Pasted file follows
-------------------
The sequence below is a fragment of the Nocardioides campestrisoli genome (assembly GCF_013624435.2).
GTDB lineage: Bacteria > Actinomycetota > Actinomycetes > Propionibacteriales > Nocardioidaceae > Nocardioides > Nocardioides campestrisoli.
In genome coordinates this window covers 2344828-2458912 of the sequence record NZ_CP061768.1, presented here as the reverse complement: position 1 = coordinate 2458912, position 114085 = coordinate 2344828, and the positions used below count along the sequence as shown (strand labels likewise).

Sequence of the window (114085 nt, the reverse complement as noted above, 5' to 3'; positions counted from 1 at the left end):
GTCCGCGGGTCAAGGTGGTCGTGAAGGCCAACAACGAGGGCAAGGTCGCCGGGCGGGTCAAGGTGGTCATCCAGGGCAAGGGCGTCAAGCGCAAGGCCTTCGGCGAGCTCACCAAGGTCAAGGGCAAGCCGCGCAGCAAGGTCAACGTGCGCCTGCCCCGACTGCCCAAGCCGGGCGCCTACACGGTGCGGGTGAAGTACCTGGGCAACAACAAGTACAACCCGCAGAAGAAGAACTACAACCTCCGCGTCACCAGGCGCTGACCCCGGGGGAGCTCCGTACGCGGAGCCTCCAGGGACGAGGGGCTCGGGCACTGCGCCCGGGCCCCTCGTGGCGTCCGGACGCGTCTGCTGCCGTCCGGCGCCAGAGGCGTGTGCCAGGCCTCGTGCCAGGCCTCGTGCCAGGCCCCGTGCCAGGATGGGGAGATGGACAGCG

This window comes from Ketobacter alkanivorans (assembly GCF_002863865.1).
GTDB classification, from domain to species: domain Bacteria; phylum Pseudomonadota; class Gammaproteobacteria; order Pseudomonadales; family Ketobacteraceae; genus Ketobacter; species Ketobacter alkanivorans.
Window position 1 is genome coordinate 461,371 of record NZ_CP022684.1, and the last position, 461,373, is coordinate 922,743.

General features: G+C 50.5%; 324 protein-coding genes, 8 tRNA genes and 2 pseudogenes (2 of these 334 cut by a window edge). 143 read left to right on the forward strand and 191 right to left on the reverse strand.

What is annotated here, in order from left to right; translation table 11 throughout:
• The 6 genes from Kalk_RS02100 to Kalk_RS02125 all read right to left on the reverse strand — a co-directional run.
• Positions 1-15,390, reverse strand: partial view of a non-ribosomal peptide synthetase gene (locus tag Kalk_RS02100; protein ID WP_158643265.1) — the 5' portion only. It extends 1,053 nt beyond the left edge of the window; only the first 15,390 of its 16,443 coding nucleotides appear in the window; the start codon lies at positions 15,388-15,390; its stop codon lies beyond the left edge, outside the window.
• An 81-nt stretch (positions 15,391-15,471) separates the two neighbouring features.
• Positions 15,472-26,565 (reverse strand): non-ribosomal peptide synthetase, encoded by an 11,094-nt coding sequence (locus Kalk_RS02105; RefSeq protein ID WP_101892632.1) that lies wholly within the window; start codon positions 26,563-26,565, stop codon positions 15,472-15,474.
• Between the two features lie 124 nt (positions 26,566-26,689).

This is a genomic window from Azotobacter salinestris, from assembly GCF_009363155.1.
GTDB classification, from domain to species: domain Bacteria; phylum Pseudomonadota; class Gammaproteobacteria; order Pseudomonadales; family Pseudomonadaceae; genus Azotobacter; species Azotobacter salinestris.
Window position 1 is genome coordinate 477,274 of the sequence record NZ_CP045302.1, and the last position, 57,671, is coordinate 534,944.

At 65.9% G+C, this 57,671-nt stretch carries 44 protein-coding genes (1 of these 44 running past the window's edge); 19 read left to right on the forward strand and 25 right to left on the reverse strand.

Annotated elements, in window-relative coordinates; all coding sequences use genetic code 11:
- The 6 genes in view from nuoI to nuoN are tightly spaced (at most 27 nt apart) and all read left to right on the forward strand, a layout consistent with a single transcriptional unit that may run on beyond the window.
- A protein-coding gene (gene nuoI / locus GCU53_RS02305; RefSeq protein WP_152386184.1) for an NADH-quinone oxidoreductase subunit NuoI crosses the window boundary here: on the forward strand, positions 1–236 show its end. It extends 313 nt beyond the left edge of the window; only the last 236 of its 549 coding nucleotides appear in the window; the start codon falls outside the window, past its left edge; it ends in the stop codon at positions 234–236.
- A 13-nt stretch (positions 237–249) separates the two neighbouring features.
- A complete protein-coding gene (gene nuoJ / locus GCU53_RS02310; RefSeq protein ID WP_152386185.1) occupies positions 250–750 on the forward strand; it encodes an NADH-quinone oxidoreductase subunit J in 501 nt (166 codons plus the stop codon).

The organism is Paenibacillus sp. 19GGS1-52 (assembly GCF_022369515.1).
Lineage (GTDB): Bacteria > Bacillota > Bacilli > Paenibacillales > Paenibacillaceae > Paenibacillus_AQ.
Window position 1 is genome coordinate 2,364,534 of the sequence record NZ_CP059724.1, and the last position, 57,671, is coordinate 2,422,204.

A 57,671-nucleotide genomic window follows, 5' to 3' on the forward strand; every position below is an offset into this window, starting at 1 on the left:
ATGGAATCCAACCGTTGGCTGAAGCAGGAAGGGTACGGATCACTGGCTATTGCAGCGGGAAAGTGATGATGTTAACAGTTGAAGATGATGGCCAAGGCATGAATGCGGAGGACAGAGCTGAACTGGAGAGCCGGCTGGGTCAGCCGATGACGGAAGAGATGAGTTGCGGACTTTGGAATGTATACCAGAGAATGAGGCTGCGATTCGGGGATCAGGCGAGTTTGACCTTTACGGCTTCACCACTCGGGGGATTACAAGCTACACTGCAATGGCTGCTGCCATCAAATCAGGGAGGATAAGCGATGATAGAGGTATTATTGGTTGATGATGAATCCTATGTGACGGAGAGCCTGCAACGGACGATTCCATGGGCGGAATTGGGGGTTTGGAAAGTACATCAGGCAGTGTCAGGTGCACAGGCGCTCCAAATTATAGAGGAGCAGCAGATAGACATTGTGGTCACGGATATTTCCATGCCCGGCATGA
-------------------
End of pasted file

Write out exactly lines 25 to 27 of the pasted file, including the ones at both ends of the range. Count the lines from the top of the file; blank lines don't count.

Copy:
The organism is Paenibacillus sp. 19GGS1-52 (assembly GCF_022369515.1).
Lineage (GTDB): Bacteria > Bacillota > Bacilli > Paenibacillales > Paenibacillaceae > Paenibacillus_AQ.
Window position 1 is genome coordinate 2,364,534 of the sequence record NZ_CP059724.1, and the last position, 57,671, is coordinate 2,422,204.